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New Jersey Appeals Court Says “Ongoing Storm Rule” No Longer Applies to Commercial Real Estate — Will This Lead to A Slippery Slope?

For years many lawyers and property owners in New Jersey believed that the “ongoing storm rule” was applicable in this state.  Under that rule a commercial property owner had no duty to treat or remove snow or ice during a storm.  The duty arose after the storm ended at which time reasonable removal efforts had to start.

This rule meant that people who slipped and fell during a storm event would usually not win cases against adjoining commercial property owners based in negligence.  However, that changed on April 9, 2020 in the published decision Pareja v Princeton International Properties, et al., Appellate Division Docket No. A-2111-18T3. Now it is very clear the ongoing storm rule does not apply in New Jersey.  In other words, commercial property owners need to consider the reasonableness of snow clearing and ice treatment while a storm is ongoing, which can be a lot harder than it sounds.

In this case the plaintiff, Angel Pareja, slipped and was hurt on a sidewalk apron in Princeton.  It was sleeting at the time of the accident.  The record shows he parked his car across the street from the premises, wore slip resistant shoes, and fell. Apparently, the landlord had not yet de-iced the walkway and presumably the plaintiff fell on black ice.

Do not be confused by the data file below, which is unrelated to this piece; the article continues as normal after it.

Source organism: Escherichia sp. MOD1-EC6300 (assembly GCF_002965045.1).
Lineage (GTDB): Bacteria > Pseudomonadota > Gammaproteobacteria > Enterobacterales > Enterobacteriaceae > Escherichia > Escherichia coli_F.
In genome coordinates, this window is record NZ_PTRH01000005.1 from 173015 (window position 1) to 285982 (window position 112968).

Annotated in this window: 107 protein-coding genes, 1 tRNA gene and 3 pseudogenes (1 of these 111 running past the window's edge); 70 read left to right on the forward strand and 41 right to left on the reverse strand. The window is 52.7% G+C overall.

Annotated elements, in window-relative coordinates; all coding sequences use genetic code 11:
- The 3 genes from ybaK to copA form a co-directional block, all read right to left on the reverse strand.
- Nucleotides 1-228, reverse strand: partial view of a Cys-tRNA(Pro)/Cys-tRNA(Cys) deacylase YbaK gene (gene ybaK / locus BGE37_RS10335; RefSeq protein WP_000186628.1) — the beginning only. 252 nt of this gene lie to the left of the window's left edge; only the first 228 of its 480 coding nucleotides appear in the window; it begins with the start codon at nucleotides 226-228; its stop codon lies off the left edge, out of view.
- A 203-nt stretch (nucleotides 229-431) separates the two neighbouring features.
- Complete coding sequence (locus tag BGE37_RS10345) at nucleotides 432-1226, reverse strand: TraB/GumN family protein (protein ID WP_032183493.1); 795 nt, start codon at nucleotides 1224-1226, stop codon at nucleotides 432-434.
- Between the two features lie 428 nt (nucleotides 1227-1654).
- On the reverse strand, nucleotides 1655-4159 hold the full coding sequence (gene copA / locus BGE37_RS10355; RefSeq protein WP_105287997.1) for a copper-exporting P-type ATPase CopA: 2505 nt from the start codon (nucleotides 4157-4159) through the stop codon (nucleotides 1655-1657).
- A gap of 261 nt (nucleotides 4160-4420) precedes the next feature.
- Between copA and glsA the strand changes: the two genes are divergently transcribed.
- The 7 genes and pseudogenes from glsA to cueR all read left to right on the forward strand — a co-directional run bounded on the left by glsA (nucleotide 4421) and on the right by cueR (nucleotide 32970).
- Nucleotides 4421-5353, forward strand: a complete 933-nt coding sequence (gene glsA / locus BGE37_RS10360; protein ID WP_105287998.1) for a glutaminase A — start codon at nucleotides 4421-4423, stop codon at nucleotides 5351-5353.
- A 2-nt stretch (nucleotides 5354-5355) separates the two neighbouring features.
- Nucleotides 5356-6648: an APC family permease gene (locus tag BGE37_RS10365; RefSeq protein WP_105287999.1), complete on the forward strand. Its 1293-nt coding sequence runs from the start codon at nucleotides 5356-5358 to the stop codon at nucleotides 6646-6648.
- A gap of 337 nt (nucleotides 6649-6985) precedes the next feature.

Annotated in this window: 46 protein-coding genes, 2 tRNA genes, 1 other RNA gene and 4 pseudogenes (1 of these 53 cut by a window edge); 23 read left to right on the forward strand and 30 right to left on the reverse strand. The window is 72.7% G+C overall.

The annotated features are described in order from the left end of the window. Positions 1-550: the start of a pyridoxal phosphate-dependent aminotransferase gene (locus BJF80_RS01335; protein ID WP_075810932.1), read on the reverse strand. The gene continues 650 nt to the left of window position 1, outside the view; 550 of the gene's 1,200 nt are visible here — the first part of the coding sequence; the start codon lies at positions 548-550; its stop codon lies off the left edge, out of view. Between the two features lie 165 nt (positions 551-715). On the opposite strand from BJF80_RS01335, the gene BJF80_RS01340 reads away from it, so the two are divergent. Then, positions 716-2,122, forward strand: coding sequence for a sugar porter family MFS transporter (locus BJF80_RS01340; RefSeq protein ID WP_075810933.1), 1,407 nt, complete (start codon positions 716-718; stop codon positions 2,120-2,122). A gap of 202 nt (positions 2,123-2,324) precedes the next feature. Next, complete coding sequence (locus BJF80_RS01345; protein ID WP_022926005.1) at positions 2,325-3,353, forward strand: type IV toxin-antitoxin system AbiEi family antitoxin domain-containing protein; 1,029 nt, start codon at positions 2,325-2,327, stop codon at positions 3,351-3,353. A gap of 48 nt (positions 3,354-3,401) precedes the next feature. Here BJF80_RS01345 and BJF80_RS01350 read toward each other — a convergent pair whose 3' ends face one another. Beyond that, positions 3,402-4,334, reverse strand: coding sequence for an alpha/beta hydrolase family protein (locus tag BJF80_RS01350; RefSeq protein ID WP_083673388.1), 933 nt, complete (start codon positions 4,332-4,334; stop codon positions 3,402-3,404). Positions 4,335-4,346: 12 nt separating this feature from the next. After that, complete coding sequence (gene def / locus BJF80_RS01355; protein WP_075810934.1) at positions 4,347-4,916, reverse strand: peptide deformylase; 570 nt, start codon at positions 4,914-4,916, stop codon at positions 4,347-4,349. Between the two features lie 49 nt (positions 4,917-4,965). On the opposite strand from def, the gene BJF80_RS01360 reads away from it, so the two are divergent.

At trial, the judge ruled in the property owner’s favor.  The judge essentially applied the ongoing storm rule, holding it would not have been possible for the property owner as a practical matter to address the ice.

The trial court held “if it’s still raining…. if you put down sand, the ice is still forming.  Sand would work if its stays on top[,] but if it gets buried into the ice then that doesn’t work…. I just can’t imagine what they would have done…”

On appeal, the Appellate Division reversed the judgment in favor of the property owner, clearly asserting that regardless of whether it ever was the law in this state, the ongoing storm rule was no longer applicable in New Jersey.  The appeals court rejected the defendants’ assertion that the New Jersey Supreme Court has for many years held otherwise.  The appeals court carefully reviewed each Supreme Court case relied upon by the defendant and case by case, in 31 pages, concluded that the Supreme Court never adopted a bright line rule that snow or ice removal/treatment could be delayed until a storm ended.

The Appellate Division also reviewed decisions from other state courts, finding that while some still adhered to the ongoing storm rule, the emerging trend seems to be away from that position. Instead the fundamental question focusses on the issue of reasonableness.  In other words, what response was reasonable by the property owner at the time of the fall.  This could clearly range from no response, to intermittent icing, to a full blown snow removal effort.  According to the appeals court, the question of reasonableness is dependent on a review of all of the circumstances and it is up to a jury to decide whether a landlord acted reasonably.  This is not a judge’s call, it is up to the jury.